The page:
If you ask Scott Lennon what makes him qualified to be the Mayor of Newton, he will quickly rattle off three adjectives: tested, trusted, and committed. Tested, because of his almost 20 years of experience as a City Councilor, much of it spent as its president; trusted, because of his experience working in the private sector in the Middlesex County Auditor’s office; and committed, because of his deep roots in the city of Newton. This final trait, committed, is what comes through when you talk to Lennon about why he wants to be Newton’s next mayor. According to Lennon, his parents live just “a stone’s throw away” from the house his grandfather built, and his daughter is a first-grade student at the same elementary school he attended.
This appreciation for the city that raised him is evident when Lennon reflects on campaigning. “It’s the people,” he says immediately. Lennon’s campaign has knocked on over 1,600 doors since he announced he that he was running in the 2017 Newton Mayoral elections, and they have hosted over 60 dinner parties. Lennon loves the face-to-face time he gets with people, and is always eager to answer their questions.
“The dinner parties are great—some people come with one specific thing they want to talk about, that’s worrying them, and other people come with a wide range of topics and ideas to share,” Lennon said.
A big part of what makes Newton a place people can be so passionate about, in Lennon’s eyes, is the education that you can receive from the Newton Public Schools.
“It is the cornerstone of the community, and I want to ensure it stays that way,” Lennon said. “Nowadays, with technology, we need to make sure that our kids are ready not just for the world out there, but for the world that is coming to them as well.”
Lennon wants to make sure that students who go through the Newton school system are ready for every challenge the 21st century throws at them.
Lennon wants to work on infrastructure and supporting all the public servants that help make the community of Newton run smoothly. He cites his work on improving the fire stations throughout the city as one of his proudest achievements on the City Council. And when asked about Newton’s relationship with Boston College, he was very open to wanting to hear about the college students’ perspective on the city, and hopes that it can become even more of a place that feels like a second home to so many college kids.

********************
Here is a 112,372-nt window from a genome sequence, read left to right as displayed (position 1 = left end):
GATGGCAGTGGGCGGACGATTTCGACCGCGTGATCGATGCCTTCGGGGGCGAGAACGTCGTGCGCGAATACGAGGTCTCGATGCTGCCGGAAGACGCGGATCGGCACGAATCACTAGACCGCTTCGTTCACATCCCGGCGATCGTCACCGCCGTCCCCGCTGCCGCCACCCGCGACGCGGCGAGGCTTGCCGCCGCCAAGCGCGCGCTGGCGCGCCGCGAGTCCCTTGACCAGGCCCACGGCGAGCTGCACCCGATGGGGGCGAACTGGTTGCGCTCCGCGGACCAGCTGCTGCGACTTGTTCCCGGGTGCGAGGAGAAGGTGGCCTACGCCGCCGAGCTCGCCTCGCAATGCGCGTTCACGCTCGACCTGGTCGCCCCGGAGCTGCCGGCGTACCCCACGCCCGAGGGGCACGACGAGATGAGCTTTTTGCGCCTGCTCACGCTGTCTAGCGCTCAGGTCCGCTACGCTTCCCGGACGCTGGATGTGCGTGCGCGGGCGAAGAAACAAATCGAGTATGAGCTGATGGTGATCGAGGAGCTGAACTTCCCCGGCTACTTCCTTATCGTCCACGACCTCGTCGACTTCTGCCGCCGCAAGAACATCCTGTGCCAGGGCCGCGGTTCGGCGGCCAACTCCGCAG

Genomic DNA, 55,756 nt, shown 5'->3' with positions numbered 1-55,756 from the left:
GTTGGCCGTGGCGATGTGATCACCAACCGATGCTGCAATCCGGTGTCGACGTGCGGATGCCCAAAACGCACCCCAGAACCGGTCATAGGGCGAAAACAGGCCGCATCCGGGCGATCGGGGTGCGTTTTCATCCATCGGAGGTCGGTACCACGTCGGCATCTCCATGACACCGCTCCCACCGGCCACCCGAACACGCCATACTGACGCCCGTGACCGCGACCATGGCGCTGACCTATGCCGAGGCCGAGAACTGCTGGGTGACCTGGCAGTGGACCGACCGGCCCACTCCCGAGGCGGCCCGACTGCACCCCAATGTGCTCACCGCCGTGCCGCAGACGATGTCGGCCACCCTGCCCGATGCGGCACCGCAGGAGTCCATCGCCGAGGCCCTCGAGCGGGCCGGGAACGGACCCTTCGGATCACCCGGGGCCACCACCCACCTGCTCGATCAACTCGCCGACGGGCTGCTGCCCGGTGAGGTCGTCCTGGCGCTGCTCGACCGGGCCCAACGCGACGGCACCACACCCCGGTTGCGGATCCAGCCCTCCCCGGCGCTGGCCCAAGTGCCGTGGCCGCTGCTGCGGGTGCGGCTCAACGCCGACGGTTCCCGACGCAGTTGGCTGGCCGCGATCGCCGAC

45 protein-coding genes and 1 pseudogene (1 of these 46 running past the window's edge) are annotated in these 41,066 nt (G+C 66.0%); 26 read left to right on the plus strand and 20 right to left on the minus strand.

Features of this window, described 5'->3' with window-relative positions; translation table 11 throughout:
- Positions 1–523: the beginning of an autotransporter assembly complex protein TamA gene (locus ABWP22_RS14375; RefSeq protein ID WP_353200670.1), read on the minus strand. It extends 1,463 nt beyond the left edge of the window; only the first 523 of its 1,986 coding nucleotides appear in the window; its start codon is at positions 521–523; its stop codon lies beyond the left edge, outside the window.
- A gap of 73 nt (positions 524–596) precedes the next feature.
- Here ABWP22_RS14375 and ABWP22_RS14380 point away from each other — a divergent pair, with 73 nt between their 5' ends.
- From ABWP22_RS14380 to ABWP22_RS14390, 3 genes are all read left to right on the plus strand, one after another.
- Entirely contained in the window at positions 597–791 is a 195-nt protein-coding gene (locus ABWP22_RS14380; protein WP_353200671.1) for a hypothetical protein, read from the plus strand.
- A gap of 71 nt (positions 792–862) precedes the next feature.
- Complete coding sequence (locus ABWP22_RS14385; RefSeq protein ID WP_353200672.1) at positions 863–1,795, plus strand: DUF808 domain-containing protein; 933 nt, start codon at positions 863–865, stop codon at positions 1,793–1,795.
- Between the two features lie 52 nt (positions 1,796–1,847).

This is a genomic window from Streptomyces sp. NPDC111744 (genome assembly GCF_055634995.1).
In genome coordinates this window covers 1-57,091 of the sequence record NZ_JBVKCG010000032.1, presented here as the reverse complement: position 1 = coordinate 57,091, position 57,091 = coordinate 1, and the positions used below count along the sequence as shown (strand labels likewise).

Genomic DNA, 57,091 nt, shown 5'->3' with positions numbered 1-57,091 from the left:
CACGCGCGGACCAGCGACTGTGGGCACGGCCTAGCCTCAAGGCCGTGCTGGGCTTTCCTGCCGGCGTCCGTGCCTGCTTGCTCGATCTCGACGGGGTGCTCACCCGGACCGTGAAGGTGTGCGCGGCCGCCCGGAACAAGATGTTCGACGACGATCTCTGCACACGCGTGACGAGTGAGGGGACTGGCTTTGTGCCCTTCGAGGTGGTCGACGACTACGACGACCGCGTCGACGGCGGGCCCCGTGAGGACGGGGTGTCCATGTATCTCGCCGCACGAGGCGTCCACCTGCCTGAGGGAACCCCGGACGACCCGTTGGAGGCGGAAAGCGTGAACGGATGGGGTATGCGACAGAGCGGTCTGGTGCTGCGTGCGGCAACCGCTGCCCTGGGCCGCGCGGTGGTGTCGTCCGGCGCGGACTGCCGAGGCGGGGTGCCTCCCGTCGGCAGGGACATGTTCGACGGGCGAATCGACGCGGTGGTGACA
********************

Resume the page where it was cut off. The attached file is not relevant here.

In terms of his road to running for mayor, Lennon had a rather roundabout way of becoming a public servant. He started out working for the Newton Boys and Girls Club, and while attempting to acquire a site to build on, he witnessed the workings of the city government from the other side of the table. He realized then that he belonged on the governing side. After an unsuccessful run for City Councilor in 1997, Lennon ran again in 2001 and has been on the council ever since. The Ward 1 Councilor-At-Large has been elected by his peers to be the Council president four times, and hopes to continue to have a good working relationship with the Council if elected in November.
Lennon plans to hit the ground running, and would work with current mayor Setti Warren and the City Council to ensure that there was a completely smooth transition.
“January 1st would just be a formality,” Lennon said. “I’m going to get started right away.”
Featured Image by Zoe Fanning / Heights Editor